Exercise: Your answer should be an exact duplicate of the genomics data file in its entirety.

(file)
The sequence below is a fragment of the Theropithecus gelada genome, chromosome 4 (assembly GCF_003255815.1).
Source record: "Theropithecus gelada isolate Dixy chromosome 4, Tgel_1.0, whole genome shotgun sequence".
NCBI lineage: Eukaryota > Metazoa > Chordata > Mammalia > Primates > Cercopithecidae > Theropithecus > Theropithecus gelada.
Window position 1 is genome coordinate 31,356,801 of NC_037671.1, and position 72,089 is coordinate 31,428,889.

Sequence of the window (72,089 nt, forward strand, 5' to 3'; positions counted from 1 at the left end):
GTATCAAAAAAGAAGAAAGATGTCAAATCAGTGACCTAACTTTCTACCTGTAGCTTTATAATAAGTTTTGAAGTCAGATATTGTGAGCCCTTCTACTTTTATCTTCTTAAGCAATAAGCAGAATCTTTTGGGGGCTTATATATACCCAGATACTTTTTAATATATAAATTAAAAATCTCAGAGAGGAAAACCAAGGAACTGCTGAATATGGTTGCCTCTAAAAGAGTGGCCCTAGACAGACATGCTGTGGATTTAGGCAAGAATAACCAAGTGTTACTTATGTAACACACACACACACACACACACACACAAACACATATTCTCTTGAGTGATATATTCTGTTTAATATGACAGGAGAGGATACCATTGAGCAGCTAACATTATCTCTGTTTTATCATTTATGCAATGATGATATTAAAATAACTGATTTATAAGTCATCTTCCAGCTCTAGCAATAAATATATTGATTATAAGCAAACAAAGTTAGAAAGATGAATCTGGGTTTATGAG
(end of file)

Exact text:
The sequence below is a fragment of the Theropithecus gelada genome, chromosome 4 (assembly GCF_003255815.1).
Source record: "Theropithecus gelada isolate Dixy chromosome 4, Tgel_1.0, whole genome shotgun sequence".
NCBI lineage: Eukaryota > Metazoa > Chordata > Mammalia > Primates > Cercopithecidae > Theropithecus > Theropithecus gelada.
Window position 1 is genome coordinate 31,356,801 of NC_037671.1, and position 72,089 is coordinate 31,428,889.

Sequence of the window (72,089 nt, forward strand, 5' to 3'; positions counted from 1 at the left end):
GTATCAAAAAAGAAGAAAGATGTCAAATCAGTGACCTAACTTTCTACCTGTAGCTTTATAATAAGTTTTGAAGTCAGATATTGTGAGCCCTTCTACTTTTATCTTCTTAAGCAATAAGCAGAATCTTTTGGGGGCTTATATATACCCAGATACTTTTTAATATATAAATTAAAAATCTCAGAGAGGAAAACCAAGGAACTGCTGAATATGGTTGCCTCTAAAAGAGTGGCCCTAGACAGACATGCTGTGGATTTAGGCAAGAATAACCAAGTGTTACTTATGTAACACACACACACACACACACACACACAAACACATATTCTCTTGAGTGATATATTCTGTTTAATATGACAGGAGAGGATACCATTGAGCAGCTAACATTATCTCTGTTTTATCATTTATGCAATGATGATATTAAAATAACTGATTTATAAGTCATCTTCCAGCTCTAGCAATAAATATATTGATTATAAGCAAACAAAGTTAGAAAGATGAATCTGGGTTTATGAG